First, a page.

The other student who has plans to leave Iran is Roya (Nina Ameri). Her son, daughter-in-law, and granddaughter are living in Canada. Her son has put his foot down that Roya cannot converse with his daughter in any language except English. Periodically, she calls her son, who never seems to answer his phone, to speak a few English words to his voice mail. Eventually, we learn that when Roya's son speaks to his mother in , he is caring and respectful but when he speaks to her in English, he is rude. A revelation comes with learning the difference between two English words: visit versus live. Roya quits the class when she realizes her son will not welcome her immigration to his home.

Goli (Narges Kalogli) at eighteen years old is the youngest student and the only one in love with English. The reason she loves English is because it "does not want to be poetry like Farci." The Steiny Road Poet pauses here to ask, does Goli think Farsi is pretentious? Goli also compares English to rice and like rice, "English tries to float on top of the water." Steiny scratches her head and guesses that this might mean English does not try to blend in or be one thing. Toossi's metaphors require time to ponder.


Omid (Maboud Ebrahimzadeh), the lone male in the room is out of place because his accent and knowledge of English seems too polished. He's the fox in the hen house. In watching American romantic comedies together during Marjan's office hours, Omid and Marjan develop an aching but platonic relationship. Marjan is married and Omid has kept his private life quiet until Elham, who sees the inappropriate relationship between student and teacher,  outs Omid by congratulating him on getting engaged. Elham said she found the news on Facebook. After that, we learn he has an American passport, but he let it expire. He needs to prepare for an interview with American government officials. Marjan says the class is over for him that he should go get a refund. Omid has already told Marjan that she likes him better in English than in Farsi.

The most overtly political moment in the play begins with Marjan asking her students to forget they are Iranian and to become native English speakers who think and breathe in English. This moves Elham to tell Goli about her dream that the Persian Empire expands and makes Cyrus the Great ruler of the world, such that everyone speaks Farsi, and the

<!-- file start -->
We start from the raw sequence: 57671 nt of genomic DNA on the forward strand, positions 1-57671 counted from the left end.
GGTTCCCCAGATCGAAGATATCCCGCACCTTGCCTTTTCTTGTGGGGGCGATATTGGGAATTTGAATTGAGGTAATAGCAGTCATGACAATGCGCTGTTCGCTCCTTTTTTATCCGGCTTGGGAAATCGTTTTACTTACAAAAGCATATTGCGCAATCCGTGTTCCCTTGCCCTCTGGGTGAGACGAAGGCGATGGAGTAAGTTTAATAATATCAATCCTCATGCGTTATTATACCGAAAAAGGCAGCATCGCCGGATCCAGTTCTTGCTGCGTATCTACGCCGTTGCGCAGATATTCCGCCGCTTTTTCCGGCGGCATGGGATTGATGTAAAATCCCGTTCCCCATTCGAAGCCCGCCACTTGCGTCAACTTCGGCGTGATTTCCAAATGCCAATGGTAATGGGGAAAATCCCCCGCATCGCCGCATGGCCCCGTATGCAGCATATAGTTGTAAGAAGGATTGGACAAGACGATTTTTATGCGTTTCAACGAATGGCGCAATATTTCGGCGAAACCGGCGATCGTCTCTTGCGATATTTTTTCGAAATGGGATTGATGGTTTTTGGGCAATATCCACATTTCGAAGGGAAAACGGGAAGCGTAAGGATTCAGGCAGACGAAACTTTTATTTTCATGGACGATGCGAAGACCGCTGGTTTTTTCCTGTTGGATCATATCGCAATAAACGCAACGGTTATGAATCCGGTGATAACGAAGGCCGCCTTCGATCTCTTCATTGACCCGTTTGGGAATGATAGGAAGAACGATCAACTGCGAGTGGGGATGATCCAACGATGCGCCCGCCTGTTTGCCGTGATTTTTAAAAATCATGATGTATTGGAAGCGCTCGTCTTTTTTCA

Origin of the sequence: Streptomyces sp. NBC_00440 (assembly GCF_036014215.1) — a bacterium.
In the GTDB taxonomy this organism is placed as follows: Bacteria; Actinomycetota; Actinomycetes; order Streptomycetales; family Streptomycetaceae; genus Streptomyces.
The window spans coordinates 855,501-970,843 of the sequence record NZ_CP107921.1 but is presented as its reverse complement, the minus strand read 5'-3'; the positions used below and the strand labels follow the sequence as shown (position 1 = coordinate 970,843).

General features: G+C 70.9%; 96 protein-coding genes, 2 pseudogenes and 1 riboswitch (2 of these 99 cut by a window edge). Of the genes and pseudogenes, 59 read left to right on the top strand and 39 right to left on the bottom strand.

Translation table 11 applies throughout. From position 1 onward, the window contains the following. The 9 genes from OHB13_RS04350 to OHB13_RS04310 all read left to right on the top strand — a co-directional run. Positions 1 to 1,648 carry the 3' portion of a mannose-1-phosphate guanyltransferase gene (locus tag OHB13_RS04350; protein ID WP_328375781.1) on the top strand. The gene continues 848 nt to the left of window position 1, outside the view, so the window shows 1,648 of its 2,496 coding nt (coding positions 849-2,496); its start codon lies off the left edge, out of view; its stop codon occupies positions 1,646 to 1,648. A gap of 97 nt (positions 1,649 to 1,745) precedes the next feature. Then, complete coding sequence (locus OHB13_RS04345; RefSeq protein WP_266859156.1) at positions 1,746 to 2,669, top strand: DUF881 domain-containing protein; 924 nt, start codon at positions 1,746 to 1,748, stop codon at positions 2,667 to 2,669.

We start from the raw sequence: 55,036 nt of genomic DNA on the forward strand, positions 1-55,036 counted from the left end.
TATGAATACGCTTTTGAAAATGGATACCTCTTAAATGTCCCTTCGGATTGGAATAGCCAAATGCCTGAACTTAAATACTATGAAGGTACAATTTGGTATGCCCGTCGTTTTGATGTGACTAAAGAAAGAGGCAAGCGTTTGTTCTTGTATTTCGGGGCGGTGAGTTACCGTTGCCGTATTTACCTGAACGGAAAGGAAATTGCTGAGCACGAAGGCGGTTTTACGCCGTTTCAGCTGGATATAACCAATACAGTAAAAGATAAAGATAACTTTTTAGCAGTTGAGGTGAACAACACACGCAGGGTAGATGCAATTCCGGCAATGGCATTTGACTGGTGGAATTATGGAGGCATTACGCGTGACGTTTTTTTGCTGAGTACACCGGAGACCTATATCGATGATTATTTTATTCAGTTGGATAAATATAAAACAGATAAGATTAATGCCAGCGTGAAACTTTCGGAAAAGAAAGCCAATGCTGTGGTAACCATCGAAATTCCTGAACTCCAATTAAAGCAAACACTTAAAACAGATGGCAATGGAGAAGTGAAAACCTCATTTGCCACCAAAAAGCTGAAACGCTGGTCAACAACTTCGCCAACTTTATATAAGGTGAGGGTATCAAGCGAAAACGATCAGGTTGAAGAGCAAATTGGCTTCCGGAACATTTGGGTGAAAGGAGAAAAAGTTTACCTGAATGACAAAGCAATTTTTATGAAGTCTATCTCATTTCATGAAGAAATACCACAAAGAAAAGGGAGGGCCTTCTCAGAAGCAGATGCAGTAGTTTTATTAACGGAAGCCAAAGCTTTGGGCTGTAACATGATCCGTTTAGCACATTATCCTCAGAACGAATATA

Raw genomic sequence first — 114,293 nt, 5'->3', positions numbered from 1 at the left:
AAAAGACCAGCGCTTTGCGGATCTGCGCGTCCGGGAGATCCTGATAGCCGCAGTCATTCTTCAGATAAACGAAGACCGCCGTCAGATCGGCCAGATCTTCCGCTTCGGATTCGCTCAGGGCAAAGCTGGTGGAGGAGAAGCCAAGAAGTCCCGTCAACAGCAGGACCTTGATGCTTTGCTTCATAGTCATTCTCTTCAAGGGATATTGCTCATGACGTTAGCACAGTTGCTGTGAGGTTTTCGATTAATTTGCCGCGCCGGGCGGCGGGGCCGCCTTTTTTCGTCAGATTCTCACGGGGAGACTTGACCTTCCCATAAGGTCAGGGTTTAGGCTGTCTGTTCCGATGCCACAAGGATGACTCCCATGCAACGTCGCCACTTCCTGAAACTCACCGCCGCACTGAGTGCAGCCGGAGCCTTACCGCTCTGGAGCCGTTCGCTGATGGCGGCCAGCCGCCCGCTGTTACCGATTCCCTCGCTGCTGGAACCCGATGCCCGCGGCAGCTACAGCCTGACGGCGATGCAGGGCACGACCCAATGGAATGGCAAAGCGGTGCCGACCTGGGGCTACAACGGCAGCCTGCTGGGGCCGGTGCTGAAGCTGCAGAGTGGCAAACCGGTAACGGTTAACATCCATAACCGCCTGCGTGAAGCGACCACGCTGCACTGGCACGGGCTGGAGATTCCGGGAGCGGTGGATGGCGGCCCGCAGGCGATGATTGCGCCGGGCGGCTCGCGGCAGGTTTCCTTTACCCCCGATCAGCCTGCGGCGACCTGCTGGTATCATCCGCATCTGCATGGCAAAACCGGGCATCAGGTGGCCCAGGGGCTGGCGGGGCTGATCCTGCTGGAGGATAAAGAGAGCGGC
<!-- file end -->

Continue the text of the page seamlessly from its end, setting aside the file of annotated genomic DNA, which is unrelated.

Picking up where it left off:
English-speaking world no longer dictates how everyone else should communicate. It's a complicated wish since Elham is afflicted by the conservative patriarchal society too and she is part of the freedom-seeking exodus from her country.

For Stein writing in English while living in France was certainly a political choice. There she could live in protected isolation from her native American audience which would criticize her English [writing] and possibly punish her for choosing Alice Toklas as her life partner.

Sanaz Toossi's English runs through February 26, 2023.


Share This Page

View readers' comments in Letters to the Editor


Karren Alenier is a poet and writer. She writes a monthly column and is a Senior Writer for Scene4. She is the author of The Steiny Road to Operadom: The Making of American Operas. Read her blog.
For more of her commentary and articles,
check the Archives.

Scene4 Magazine - Karren Alenier - The Steiny Road To Operadom | www.scene4.comWritings
Index of Karren Alenier's
columns in Scene4
Click Here for Access

©2023 Karren Alenier
©2023 Publication Scene4 Magazine





February 2023

  Sections~Cover This IssueinFocusinViewinSightPerspectives Special Issues
  Columns~AdlerAlenierBettencourtJonesLuceMarcott Walsh 
  Information~MastheadYour SupportPrior IssuesSubmissions Archives Books
  Connections~Contact UsComments SubscribeAdvertisingPrivacyTerms Letters

|  Search Issue | Search Archives | Share Page |

Scene4 (ISSN 1932-3603), published monthly by Scene4 Magazine
of Arts and Culture. Copyright © 2000-2023 Aviar-Dka Ltd – Aviar Media Llc.

sc4cover-archives-picSubscribe to our mail list for news and a monthly update of each new issue. It's Free!


 Email Address

        Please see our Privacy Policy regarding the security of your information.

Thai Airways at Scene4 Magazine